Spotlight: use-package, a declarative configuration tool
Have you ever heard of use-package? It’s a declarative way of expressing package configuration in Emacs but without the tears. It’s written by the inimitable John Wiegley, the new GNU Emacs lead maintainer and author of many, many cool tools like a commandline ledger, Emacs’s Eshell, and much more.
It’s fair to say most of us have declared .emacs bankruptcy at least once. It comes about when the passage of time and your ossified hacks-upon-hacks conspire against you, and a fresh Emacs instance fails to start cleanly.
Even in a post-hack world of package managers, starter kits, and sane defaults, it still sneaks up on you as you pile on more and more packages and customizations.
use-package goes some way towards solving that by introducing a simple, declarative macro that – through some eldritch elisp magic – ensures your package is loaded only when it’s needed, and that its settings are loaded alongside it, in a deterministic and understandable manner.
use-package is very easy to use, and it ships with a very nice
README.md file explaining how it works.
For instance, if you regularly use
smex – an excellent IDO-like interface for
M-x – you can add this to your init file:
(use-package smex :ensure t :bind (("M-x" . smex)) :config (smex-initialize))
And now Emacs ensures the package is installed (and installs it from the package archives if it is not) and it binds
smex, and calls out to
smex-initialize when you first press
You can combine your customizations with
:preface. Each type works in a slightly different way.
:config keyword executes the code after a package is loaded; the
:init keyword executes the code before the package is loaded; and the
:preface keyword is there so the Emacs byte compiler and the lisp evaluator know about things like function and symbol declarations.
My personal view is to put most things into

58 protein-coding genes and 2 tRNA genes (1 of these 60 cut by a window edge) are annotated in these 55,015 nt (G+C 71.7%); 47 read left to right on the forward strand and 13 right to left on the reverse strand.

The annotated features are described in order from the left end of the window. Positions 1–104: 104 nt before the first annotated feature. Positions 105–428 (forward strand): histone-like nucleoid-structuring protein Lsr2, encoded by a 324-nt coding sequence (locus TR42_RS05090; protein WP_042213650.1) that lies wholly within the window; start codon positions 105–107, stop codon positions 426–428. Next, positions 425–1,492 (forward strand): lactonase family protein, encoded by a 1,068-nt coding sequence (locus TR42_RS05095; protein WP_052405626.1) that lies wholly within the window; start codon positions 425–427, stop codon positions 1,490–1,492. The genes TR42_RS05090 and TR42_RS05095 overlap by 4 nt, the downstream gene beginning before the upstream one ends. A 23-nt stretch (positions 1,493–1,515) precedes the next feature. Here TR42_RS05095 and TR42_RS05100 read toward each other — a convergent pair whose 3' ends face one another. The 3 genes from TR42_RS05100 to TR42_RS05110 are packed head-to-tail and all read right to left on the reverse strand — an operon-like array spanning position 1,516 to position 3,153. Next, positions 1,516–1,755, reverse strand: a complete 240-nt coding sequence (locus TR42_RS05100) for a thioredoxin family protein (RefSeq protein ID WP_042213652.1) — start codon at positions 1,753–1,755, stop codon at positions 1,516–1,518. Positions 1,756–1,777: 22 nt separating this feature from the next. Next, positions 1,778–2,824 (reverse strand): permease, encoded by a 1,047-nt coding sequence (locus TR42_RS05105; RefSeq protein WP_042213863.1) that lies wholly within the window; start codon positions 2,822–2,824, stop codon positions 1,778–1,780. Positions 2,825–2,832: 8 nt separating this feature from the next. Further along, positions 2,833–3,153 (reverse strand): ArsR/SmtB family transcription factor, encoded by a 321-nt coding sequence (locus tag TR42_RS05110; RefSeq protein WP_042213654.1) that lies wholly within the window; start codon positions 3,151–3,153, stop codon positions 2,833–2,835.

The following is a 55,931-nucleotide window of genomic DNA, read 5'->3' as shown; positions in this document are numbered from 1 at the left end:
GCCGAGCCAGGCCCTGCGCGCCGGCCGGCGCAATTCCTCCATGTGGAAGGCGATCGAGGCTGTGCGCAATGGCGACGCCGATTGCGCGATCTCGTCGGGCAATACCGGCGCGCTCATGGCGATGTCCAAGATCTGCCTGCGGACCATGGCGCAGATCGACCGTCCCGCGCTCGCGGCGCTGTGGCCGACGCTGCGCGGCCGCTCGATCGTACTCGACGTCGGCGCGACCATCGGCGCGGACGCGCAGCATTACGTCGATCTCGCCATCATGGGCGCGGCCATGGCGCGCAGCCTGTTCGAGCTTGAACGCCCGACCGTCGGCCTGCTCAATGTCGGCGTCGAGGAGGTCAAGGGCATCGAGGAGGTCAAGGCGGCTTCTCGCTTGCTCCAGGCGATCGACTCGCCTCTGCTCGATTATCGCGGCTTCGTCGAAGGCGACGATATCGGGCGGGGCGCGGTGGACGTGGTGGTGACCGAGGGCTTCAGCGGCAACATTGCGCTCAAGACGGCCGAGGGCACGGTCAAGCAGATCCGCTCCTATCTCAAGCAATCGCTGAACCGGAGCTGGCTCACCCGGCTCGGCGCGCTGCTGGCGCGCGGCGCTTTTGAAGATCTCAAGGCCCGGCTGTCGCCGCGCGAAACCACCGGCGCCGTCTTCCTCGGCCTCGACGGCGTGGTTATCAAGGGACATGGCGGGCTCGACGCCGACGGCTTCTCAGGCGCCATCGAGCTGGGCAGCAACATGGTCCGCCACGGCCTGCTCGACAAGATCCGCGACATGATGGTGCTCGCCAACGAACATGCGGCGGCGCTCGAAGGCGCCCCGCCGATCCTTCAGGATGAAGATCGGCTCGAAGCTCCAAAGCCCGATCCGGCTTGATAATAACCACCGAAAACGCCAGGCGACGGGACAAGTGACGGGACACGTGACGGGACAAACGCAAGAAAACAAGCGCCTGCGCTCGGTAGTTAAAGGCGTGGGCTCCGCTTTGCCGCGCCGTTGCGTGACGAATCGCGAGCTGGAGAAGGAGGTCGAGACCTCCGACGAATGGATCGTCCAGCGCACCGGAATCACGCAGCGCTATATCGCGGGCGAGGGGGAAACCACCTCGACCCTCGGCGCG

:config (as you probably want to initialize your own settings after the package has loaded its own defaults) and only toy with
:preface if you have a good reason to.
Here’s an example where I change the default
M-x re-builder syntax to
(use-package re-builder :bind (("C-c R" . re-builder)) :config (setq reb-re-syntax 'string))
You can even migrate all your hand-crafted
auto-mode-alist alterations to
use-package. Here I declare that
.rest files must use
(use-package rst :mode (("\\.txt$" . rst-mode) ("\\.rst$" . rst-mode) ("\\.rest$" . rst-mode)))
You can use it with built-in “packages” in Emacs also. Here I re-bind certain keys in
M-x term and
(use-package term :preface (defun mp-term-custom-settings () (local-set-key (kbd "M-p") 'term-send-up) (local-set-key (kbd "M-n") 'term-send-down)) :config (add-hook 'term-load-hook 'mp-term-custom-settings) (define-key term-raw-map (kbd "M-o") 'other-window) (define-key term-raw-map (kbd "M-p") 'term-send-up) (define-key term-raw-map (kbd "M-n") 'term-send-down))
As you can see, it keeps everything nice and tidy. The older way of evaluating things after load, or even just
require’ing all the packages you use and then applying your changes is completely unnecessary with
use-package is clever enough to only autoload commands you’ve bound (or explicitly declared with
:commands), meaning Emacs won’t load the package into memory until you actually need it. In practical terms, it should greatly speed up your Emacs start time.
I think the winning feature, for me, is the ability to automatically ensure the package is present before continuing.
It is also a convenient way to share snippets of code. You can copy my
smex declaration above and not only will you get the package installed automatically (if it is not already), you will get my declared changes as well.